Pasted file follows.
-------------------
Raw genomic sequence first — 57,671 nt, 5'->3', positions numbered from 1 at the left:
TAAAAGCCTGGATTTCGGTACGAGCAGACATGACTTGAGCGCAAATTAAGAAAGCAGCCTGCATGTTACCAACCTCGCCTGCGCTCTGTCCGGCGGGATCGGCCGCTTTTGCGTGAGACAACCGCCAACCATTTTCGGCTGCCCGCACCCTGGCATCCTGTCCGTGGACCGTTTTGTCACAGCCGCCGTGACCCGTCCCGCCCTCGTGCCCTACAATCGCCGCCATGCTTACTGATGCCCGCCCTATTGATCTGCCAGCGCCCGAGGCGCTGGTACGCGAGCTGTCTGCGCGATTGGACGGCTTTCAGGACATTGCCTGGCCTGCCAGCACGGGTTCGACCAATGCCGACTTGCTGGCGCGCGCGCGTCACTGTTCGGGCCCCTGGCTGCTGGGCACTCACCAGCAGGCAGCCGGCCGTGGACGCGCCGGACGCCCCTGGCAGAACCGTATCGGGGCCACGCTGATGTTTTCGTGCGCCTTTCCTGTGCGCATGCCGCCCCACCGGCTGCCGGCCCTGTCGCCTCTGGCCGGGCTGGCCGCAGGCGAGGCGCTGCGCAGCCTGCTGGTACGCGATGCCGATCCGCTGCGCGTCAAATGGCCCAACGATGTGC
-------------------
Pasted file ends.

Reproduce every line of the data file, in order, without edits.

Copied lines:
Raw genomic sequence first — 57,671 nt, 5'->3', positions numbered from 1 at the left:
TAAAAGCCTGGATTTCGGTACGAGCAGACATGACTTGAGCGCAAATTAAGAAAGCAGCCTGCATGTTACCAACCTCGCCTGCGCTCTGTCCGGCGGGATCGGCCGCTTTTGCGTGAGACAACCGCCAACCATTTTCGGCTGCCCGCACCCTGGCATCCTGTCCGTGGACCGTTTTGTCACAGCCGCCGTGACCCGTCCCGCCCTCGTGCCCTACAATCGCCGCCATGCTTACTGATGCCCGCCCTATTGATCTGCCAGCGCCCGAGGCGCTGGTACGCGAGCTGTCTGCGCGATTGGACGGCTTTCAGGACATTGCCTGGCCTGCCAGCACGGGTTCGACCAATGCCGACTTGCTGGCGCGCGCGCGTCACTGTTCGGGCCCCTGGCTGCTGGGCACTCACCAGCAGGCAGCCGGCCGTGGACGCGCCGGACGCCCCTGGCAGAACCGTATCGGGGCCACGCTGATGTTTTCGTGCGCCTTTCCTGTGCGCATGCCGCCCCACCGGCTGCCGGCCCTGTCGCCTCTGGCCGGGCTGGCCGCAGGCGAGGCGCTGCGCAGCCTGCTGGTACGCGATGCCGATCCGCTGCGCGTCAAATGGCCCAACGATGTGC